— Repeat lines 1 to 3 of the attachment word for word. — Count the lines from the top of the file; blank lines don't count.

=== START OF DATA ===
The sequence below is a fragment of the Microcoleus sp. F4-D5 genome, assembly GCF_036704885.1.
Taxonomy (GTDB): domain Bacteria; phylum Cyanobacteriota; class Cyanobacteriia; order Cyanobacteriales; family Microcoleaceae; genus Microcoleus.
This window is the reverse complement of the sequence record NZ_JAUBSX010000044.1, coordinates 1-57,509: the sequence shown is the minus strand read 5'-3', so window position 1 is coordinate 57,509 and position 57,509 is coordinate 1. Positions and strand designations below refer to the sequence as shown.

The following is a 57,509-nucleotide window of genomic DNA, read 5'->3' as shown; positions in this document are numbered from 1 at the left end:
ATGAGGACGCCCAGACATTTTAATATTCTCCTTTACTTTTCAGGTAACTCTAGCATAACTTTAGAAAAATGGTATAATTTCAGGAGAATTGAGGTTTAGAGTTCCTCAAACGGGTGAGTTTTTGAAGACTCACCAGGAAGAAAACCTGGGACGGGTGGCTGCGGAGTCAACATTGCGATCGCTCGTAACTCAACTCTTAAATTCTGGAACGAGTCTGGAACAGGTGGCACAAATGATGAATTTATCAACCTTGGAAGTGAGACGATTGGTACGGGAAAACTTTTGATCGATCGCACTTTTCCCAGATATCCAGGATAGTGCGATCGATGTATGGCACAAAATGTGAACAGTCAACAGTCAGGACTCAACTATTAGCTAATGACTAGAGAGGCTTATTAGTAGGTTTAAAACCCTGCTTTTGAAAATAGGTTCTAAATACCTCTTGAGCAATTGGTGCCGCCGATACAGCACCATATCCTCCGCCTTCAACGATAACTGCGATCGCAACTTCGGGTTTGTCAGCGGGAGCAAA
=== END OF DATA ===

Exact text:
The sequence below is a fragment of the Microcoleus sp. F4-D5 genome, assembly GCF_036704885.1.
Taxonomy (GTDB): domain Bacteria; phylum Cyanobacteriota; class Cyanobacteriia; order Cyanobacteriales; family Microcoleaceae; genus Microcoleus.
This window is the reverse complement of the sequence record NZ_JAUBSX010000044.1, coordinates 1-57,509: the sequence shown is the minus strand read 5'-3', so window position 1 is coordinate 57,509 and position 57,509 is coordinate 1. Positions and strand designations below refer to the sequence as shown.